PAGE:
Most total knee arthroplasty instruments utilize the posterior condylar line of the femur to guide the implant positioning with three-degree external rotation in the axial plane. Such a reference has shown to be appropriate in cases of neutral or varus knee alignment; but in cases of valgus knee deformity this is not an ideal reference(1,10-13).

There is a recent questioning regarding the use of anatomical parameters as a reference for implants positioning, without considering the patient's own characteristics such as age, gender, height and race(13,14).

The primary objective of the present study was to define the distal femur rotation pattern in a Brazilian population. The secondary objectives included correlating such a pattern with the one offered by the arthroplasty instruments and analyzing the variability of each anatomical parameter.

MATERIALS AND METHODS

The authors evaluated 101 magnetic resonance imaging studies performed in the imaging clinic in the period from April to June/2012. The measurements were performed by two orthopedists, both titular members of Sociedade Brasileira de Ortopedia e Traumatologia and the second one, member of Sociedade Brasileira de Cirurgia do Joelho. The procedures were supervised by a radiologist, titular member of Colégio Brasileiro de Radiologia e Diagnóstico por Imagem.

The epidemiological data collection was performed with the aid of the institution's computed system, and the study sample included 52 male and 49 female patients.

The scans were performed in a 1.5 T apparatus (Magnetom Essenza; Siemens, Germany). The patients were examined in the supine position with the knee relaxed either in full extension or minimal flexion (< 15º), for more comfort. The following sequences were acquired: sagittal, proton density-weighted with fat suppression (repetition time (TR): 2800 ms; echo time (TE): 35 ms; slice thickness: 4 mm; field of view (FOV): 160/160 mm; matrix: 230/320); sagittal, T1-weighted (TR: 540 ms; TE: 13 ms, slice thickness: 4 mm; FOV: 160/160 mm; matrix: 230/384); coronal, proton density-weighted with fat suppression (TR: 2040 ms; TE: 32 ms; slice thickness: 4 mm; FOV: 160/160 mm; matrix: 224/320); and axial, proton density-weighted with fat suppression (TR: 3.140 ms; TE: 35 ms; slice thickness: 4 mm; FOV: 160/160 mm; matrix: 192/320).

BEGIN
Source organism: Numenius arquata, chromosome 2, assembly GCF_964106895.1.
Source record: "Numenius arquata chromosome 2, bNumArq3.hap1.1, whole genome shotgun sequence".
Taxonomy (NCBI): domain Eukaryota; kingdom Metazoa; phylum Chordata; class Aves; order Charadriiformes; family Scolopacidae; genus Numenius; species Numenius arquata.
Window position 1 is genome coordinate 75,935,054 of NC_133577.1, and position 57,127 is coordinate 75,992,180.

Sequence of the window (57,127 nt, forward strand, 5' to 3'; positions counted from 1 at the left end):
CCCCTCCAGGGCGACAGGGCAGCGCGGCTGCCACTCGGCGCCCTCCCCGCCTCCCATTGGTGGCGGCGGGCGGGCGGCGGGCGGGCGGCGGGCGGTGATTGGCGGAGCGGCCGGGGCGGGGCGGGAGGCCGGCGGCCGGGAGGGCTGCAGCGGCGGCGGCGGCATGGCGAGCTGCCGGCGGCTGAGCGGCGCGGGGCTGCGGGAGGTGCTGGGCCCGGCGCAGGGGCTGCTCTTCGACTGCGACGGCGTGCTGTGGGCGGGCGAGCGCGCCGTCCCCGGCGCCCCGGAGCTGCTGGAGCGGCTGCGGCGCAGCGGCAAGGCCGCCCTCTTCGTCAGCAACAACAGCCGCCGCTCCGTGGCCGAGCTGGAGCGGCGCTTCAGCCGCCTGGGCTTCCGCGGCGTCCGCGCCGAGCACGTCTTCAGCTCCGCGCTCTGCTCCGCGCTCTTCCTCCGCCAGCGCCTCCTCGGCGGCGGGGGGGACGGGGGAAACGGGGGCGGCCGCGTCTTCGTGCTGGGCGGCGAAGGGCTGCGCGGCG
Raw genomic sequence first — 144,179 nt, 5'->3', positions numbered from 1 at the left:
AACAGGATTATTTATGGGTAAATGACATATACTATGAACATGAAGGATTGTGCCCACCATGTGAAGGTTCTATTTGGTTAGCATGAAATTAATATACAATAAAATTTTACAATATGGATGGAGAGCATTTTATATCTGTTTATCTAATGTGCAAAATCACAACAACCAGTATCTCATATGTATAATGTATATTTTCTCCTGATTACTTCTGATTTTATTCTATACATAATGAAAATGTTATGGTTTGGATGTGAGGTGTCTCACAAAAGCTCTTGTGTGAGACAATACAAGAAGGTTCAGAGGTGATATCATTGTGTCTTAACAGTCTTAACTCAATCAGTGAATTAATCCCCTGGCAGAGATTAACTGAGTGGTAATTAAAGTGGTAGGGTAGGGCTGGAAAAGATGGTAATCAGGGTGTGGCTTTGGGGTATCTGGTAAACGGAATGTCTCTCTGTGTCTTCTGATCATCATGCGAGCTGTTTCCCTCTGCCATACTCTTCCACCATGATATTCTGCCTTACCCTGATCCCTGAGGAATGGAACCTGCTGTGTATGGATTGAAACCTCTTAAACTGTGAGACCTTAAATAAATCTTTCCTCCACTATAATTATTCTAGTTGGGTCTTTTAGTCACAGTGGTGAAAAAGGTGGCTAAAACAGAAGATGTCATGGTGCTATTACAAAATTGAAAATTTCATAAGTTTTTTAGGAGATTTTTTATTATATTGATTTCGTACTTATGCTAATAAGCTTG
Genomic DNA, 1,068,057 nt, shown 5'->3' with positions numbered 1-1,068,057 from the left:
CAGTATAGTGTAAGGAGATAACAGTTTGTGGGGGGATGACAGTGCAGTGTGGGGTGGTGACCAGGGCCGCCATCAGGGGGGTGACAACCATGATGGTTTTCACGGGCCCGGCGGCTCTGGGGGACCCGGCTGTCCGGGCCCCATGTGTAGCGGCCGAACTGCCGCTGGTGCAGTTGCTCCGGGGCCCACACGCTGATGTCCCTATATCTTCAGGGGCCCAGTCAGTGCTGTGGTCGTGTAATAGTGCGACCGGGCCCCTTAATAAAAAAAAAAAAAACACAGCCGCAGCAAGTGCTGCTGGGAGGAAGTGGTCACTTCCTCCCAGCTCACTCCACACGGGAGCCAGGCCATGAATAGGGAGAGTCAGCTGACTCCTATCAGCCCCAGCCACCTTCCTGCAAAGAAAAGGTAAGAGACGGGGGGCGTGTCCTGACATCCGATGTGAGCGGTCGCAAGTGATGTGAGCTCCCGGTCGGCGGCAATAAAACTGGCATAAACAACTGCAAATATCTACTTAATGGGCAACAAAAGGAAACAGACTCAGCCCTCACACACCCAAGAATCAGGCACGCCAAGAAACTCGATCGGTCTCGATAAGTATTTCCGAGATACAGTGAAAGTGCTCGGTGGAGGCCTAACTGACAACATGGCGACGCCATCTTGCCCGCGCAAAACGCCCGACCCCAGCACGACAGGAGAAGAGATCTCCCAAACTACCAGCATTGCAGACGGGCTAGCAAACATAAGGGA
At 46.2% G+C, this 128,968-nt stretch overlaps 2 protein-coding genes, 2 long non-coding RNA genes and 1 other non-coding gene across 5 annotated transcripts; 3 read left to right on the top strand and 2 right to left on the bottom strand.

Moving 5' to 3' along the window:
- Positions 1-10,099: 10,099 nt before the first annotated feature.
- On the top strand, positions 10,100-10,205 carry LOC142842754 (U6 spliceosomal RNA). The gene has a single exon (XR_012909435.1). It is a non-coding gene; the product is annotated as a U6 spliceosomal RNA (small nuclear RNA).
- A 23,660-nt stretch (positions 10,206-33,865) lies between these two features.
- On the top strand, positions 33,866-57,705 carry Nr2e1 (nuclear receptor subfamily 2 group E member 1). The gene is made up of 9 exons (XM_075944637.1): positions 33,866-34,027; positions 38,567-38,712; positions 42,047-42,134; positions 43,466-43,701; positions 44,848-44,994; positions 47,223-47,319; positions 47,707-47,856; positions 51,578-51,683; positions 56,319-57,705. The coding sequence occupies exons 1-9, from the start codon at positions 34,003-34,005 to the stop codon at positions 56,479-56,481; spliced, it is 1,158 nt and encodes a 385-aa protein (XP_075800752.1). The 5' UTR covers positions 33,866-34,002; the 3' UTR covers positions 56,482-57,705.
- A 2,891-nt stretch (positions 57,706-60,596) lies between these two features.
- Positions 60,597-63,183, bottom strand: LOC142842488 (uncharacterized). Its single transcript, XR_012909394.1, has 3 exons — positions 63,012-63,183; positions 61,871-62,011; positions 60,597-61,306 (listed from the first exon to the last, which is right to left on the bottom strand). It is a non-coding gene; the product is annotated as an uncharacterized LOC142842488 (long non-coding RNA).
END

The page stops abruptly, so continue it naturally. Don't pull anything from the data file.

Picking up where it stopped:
The measurements were made in the axial plane, with subsequent correlation and triangulation with the other planes. The posterior condylar line drawn tangentially to the posterior aspects of the femoral condyles was used as a reference for angle measurements. Subsequently, the anatomical and transepicondylar axis was specified using the bone prominences of the medial and lateral epicondyles as reference (Figure 1). The surgical transepicondylar axis was drawn, utilizing the center of the medial epicondylar groove and the lateral epicondyle as anatomical references (Figure 2). Finally, the Whiteside's anteroposterior trochlear line was drawn, using as anatomical reference the trochlear notch and the center of the femoral intercondyle. The angles between the perpendicular line and the reference line and the posterior condylar line were measured (Figure 3).

Figure 1 White line: posterior condylar line. Red line: anatomical transepicondylar axis. 

Figure 2 White line: posterior condylar line. Blue line: surgical transepicondylar axis. 

Figure 3 White line: posterior condylar line. Green line: Whiteside's line. Yellow line: perpendicular to the Whiteside's line. 

The angles between the posterior condylar line (reference line) and the studied lines were calculated with the aid of the imaging processing software OsiriX®.

The categorical and numerical data were presented as descriptive tables.

The inferential analysis was composed with the Student's t test for independent samples in the comparison of the clinical data and angles in female and male patients. The Pearson's correlation coefficient was utilized to evaluate the degree of association between angles measurements with the clinical variables. The one-way ANOVA was applied to compare the numerical clinical variables between the three ranges of the surgical angle, and the χ2 test to compare categorical data adopting 5% as significance level. The statistical analysis was undertaken with the aid of the statistical software SAS® System, version 6.11.